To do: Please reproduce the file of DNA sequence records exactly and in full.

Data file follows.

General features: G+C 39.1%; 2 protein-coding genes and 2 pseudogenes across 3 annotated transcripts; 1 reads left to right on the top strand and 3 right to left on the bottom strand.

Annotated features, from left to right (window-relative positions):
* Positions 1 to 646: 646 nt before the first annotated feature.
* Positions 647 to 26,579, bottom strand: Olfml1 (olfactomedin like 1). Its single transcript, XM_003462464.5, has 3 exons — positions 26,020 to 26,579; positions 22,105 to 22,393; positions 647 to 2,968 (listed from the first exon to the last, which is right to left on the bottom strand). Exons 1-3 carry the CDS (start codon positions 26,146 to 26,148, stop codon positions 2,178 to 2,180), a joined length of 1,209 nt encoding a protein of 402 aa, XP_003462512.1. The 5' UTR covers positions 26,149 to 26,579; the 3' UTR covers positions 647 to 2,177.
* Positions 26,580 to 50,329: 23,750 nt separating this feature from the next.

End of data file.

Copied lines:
General features: G+C 39.1%; 2 protein-coding genes and 2 pseudogenes across 3 annotated transcripts; 1 reads left to right on the top strand and 3 right to left on the bottom strand.

Annotated features, from left to right (window-relative positions):
* Positions 1 to 646: 646 nt before the first annotated feature.
* Positions 647 to 26,579, bottom strand: Olfml1 (olfactomedin like 1). Its single transcript, XM_003462464.5, has 3 exons — positions 26,020 to 26,579; positions 22,105 to 22,393; positions 647 to 2,968 (listed from the first exon to the last, which is right to left on the bottom strand). Exons 1-3 carry the CDS (start codon positions 26,146 to 26,148, stop codon positions 2,178 to 2,180), a joined length of 1,209 nt encoding a protein of 402 aa, XP_003462512.1. The 5' UTR covers positions 26,149 to 26,579; the 3' UTR covers positions 647 to 2,177.
* Positions 26,580 to 50,329: 23,750 nt separating this feature from the next.